For questions about the encoding, storage, and retrieval of information in the brain. This tag encompasses research all the way from the molecular level in model organisms to abstract mathematical representations, and includes applied learning paradigms and tasks.

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3
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2answers
119 views

Is learning and memory formation mostly comprised of new synapses forming, or already-existent synapses strengthening?

I'm guessing it may be some combination of the two. If so, which is the more frequent situation? I'm also guessing it varies depending on the type of memory being formed. Let's take for instance, my ...
4
votes
1answer
43 views

Study of recollection of drawings based on labels

I remember stumbling across a very interesting study/experiment a few months ago. Now I want to try to find it again. Unfortunately I cannot for the life of me recall the name of the experiment nor ...
8
votes
1answer
119 views

Why do dreams lose clarity quickly over time after we awaken?

Right after you wake up from a dream, you seem to be able to remember most if not all of the details. Then, over time, these details fade and often disappear. Is this a form of regression? Why is ...
48
votes
4answers
6k views

Does writing something down help memorize it?

This is a question inspired by this recent question on the Chinese Language & Usage website. Someone asked why they needed to learn how to write Chinese characters, since today we mostly use ...
0
votes
3answers
178 views

Where is knowledge of how the brain works stored?

If we are our brains, and our brains know how they work, this means that this information is stored somewhere in the brain, like the inferior temporal cortex is the part of the brain that recognizes ...
2
votes
2answers
166 views

What is it called to think without language? Are there studies around it?

I think there are two types of thinking: With and without language. For my entire life, in my opinion I have always thought without language. Some ppl say its impossible and that we think with ...
8
votes
1answer
51 views

How actively does your brain physically prune connections?

Is pruning defined as neural apoptosis or are connections (neural synapses) simply separated? At what rate, if known, does this occur in individuals (ages 18+)?
4
votes
1answer
53 views

Reduction of the hippocampus due to childhood neglect/abuse

A Scientific American article, "Childhood Stress Decreases Size of Brain Regions", by Christie Nicholson briefly mentions the implications of childhood neglect and abuse on brain structures. I was ...
1
vote
1answer
33 views

Difference between real time and old information processing in the brain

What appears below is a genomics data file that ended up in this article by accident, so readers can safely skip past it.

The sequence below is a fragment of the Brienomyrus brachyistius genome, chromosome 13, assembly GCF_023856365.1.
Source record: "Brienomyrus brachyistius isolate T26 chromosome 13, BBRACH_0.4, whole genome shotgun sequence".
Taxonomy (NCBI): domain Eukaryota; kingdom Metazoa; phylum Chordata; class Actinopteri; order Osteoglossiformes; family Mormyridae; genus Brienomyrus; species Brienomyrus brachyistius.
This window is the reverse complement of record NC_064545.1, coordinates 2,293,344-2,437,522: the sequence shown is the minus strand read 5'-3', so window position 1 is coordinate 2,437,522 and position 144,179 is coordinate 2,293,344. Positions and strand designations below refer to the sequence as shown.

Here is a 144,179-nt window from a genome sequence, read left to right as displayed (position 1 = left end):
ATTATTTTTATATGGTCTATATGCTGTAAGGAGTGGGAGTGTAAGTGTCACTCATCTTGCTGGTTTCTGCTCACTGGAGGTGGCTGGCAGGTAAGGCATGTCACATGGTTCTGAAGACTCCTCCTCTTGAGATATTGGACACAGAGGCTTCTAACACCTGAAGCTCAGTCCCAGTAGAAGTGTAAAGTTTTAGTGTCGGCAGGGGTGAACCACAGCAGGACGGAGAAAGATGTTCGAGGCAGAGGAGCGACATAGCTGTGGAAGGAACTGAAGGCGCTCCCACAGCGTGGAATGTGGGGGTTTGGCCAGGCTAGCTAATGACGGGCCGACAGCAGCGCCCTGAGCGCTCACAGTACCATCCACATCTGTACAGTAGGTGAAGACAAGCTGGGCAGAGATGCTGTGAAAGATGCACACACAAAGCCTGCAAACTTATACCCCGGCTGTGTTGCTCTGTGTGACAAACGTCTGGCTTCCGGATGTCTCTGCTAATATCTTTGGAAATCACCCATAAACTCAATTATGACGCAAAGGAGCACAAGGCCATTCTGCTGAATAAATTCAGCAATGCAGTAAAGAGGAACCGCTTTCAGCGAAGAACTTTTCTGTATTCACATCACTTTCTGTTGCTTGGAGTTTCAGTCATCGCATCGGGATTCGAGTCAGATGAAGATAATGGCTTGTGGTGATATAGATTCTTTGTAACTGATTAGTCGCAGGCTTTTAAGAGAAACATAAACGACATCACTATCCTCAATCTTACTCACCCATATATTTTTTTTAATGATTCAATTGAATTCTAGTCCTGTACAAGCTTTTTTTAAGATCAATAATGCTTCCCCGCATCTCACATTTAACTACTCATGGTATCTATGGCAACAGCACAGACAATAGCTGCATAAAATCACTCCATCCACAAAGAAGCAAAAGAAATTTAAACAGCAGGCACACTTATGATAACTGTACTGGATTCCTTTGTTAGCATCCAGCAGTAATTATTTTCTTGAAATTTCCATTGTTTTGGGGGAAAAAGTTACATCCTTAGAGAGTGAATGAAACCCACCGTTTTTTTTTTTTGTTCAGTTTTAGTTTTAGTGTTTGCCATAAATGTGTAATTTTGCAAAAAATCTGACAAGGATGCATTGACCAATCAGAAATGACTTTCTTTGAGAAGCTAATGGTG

Can we differentiate between the following two processes? Brain receives information via senses, such as eye, ear, nose, skin and tongue. That is, vision, hearing, smell, touch and taste. Brain ...
7
votes
2answers
578 views

Are mnemonics by creating associations good for memory?

I read a book which says that to remember the lists of arbitrary objects, we should take a well-known ordered list (so that you know what is on the first place, what is on the second) and associate ...
2
votes
2answers
110 views

What is the name of the condition where you feel like you have been somewhere before?

It happens many times when you visit a place you have never been before, you feel subconsciously you have been there already. And the events and people you are ...
11
votes
2answers
674 views

What form might Jungian archetypes take in the brain?

Modern psychology and psychiatry are very well grounded in scientific principles. Both, however, have a history in various analytical philosophies. Jung had the notion of an archetype, a universally ...
2
votes
2answers
91 views

A type of long-term memory where I can remember full dialogues

My female colleague cannot remember a discussion (dialogue) from a couple days ago or even yesterday, much less the full, exact sentences spoken. She jokes about having sclerosis. I can remember many ...
2
votes
3answers
126 views

Is there a method to count objects without a pattern?

Is there a method in mnemonics to quickly find out the number of objects in, for example, a heap of tooth picks. There is this scene in the movie Rain Man, where the autistic protagonist can tell the ...
15
votes
5answers
656 views

Why is storytelling an effective way to transmit information between people?

Parables, fables, myths, whatever you might call them, stories have always been part of human consciousness. Within recent decades, storytelling is recognized as a big component of advertising and ...
10
votes
2answers
1k views

Is remembering a list of words an example of semantic or episodic memory?

I'm having a hard time making a clear distinction between semantic and episodic memory. When presented with idealized examples, I find the breakdown clear; describing a trip to Paris is an example of ...
1
vote
1answer
124 views